The first act had been fun and lively, if rather convential, but the leaden second half sucks the life out of the show and wore out the patience of the entire audience.
Rick Kunzi and Adam Barnosky’s musical takes place before and during a Sunday brunch shift at a busy restaurant.
Anyone who has ever worked with the public, be it in food service, retail or any job that requires you to put on your ‘happy face’, will be able to relate to something in this show.
Brunch examines the lives of the staff at the restaurant in question. The play is not in the business of digging into dark corners, the pleasures come from its recreation of a time and way of life many in the audience will have experienced: a time when getting up after a heavy night of partying was your biggest worry, a time when work was the place you hung out with friends, flirted, fought and pissed away the hours until it was time to go out again.
We are presented with a number of characters and each member of the cast takes full advantage of their moment in the spotlight. The cast are talented and likeable and you quickly get swept up in the petty rivalries and giant egos that populate the restaurant. So far, so enjoyable.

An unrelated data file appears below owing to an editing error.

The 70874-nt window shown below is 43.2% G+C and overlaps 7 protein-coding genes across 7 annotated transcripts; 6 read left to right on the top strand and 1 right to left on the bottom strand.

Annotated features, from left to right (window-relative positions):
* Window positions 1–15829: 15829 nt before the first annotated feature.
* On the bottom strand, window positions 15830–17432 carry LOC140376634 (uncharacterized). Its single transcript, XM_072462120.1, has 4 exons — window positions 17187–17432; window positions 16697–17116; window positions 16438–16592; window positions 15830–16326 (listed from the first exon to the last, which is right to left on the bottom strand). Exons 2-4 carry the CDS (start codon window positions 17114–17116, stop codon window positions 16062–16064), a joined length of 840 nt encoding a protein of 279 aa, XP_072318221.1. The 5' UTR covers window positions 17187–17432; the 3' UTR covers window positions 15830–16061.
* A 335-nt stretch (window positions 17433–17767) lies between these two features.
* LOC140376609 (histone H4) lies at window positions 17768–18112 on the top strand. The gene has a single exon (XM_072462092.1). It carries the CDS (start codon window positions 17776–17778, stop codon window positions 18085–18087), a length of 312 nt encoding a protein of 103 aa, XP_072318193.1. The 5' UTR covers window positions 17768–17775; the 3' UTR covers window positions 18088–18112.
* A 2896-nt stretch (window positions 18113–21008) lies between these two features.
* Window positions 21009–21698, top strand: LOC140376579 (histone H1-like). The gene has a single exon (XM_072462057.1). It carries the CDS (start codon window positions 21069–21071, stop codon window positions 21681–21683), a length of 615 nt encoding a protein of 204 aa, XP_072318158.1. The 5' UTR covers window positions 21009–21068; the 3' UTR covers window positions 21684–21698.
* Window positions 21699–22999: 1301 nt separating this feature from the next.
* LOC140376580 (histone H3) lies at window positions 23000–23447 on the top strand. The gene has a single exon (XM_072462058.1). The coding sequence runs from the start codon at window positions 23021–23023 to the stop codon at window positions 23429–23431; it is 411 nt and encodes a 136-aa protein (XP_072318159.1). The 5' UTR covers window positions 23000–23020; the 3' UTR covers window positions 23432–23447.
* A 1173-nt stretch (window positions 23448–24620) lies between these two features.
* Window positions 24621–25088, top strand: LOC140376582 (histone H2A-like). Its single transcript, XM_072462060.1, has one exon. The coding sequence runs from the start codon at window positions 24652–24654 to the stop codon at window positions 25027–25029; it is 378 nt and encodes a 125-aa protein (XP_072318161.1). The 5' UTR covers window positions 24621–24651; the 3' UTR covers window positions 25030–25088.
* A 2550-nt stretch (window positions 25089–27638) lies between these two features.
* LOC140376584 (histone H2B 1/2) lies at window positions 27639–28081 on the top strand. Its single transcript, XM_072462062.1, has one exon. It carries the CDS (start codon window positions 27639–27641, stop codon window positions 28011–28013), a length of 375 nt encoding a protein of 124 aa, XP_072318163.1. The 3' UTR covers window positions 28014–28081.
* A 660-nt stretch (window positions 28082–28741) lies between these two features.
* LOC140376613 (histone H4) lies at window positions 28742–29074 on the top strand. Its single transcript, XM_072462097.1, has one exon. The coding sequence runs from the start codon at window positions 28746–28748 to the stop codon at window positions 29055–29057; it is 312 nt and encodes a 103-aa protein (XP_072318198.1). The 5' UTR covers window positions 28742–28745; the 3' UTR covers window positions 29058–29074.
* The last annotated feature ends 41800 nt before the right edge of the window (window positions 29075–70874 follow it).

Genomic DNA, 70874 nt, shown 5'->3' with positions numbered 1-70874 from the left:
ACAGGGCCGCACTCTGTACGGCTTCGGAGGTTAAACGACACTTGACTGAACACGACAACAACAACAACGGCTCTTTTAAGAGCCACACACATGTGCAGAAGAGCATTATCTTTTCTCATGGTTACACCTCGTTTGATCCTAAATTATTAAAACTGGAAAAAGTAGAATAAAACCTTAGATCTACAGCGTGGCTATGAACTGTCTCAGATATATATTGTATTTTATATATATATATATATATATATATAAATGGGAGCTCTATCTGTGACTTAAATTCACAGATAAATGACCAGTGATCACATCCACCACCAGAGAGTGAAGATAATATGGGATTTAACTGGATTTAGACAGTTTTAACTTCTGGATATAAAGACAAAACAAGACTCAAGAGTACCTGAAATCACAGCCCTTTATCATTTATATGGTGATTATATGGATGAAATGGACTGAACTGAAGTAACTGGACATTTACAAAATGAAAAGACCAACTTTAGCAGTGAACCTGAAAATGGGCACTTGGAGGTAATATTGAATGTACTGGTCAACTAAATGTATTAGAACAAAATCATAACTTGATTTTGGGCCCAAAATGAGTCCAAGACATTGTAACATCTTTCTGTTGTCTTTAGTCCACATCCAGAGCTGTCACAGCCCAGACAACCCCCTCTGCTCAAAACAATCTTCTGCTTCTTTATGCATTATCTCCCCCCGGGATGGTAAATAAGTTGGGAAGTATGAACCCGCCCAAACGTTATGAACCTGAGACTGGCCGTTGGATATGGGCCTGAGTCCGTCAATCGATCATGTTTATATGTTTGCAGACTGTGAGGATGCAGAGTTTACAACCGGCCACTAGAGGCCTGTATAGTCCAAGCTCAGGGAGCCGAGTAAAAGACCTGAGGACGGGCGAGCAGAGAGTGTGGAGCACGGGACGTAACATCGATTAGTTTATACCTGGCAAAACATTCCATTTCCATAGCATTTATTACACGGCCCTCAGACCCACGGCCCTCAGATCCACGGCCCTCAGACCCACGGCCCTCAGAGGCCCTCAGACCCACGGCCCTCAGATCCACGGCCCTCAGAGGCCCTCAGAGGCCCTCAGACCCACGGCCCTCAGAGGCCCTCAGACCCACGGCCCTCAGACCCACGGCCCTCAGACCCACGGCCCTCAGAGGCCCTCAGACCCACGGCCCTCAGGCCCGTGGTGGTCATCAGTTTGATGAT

And then comes intermission.
This is where the show seriously loses its way. A decision seems to have been made that the characters suddenly need backstory, or a love affair, or to wonder where life will take them after they’re done waiting tables. This need to inject a little gravity into proceedings is understandable but the swerve from the light and goofy to the plaintive, from an rock-orientated score towards soppy balladry, feels out of place and jarring. Just as the audience has settled in for a fun piece of fluff, the writing becomes unfluffy, veering off – not very successfully – in unexpected directions. The audience is faced with a serving of life lessons along with their Bloody Marys and Eggs Benedict.
Not only does this tonal change not work, but it comes at the expense of the fun and wit that made the first half so entertaining.
This is a shame, because the cast do an excellent job when given the chance. Judah Frank, as Phillip the gay waiter, and Cara Babich, as Steph, the surrogate head of the wait staff, are the standouts. Only Maxx Mann, a real life rocker (from the band Trans-Siberian Orchestra), is miscast. His character strikes a pretty false note in a cast that feel, and this is a compliment, as if they have just nipped over from a Greenwich Village eatery.
Brunch The Musical is, if you’ll excuse the analogy, a lot like brunch the meal. It starts well enough, with some frothy drinks and smart conversation, but it all goes to hell when the food that arrives is cold and inspired.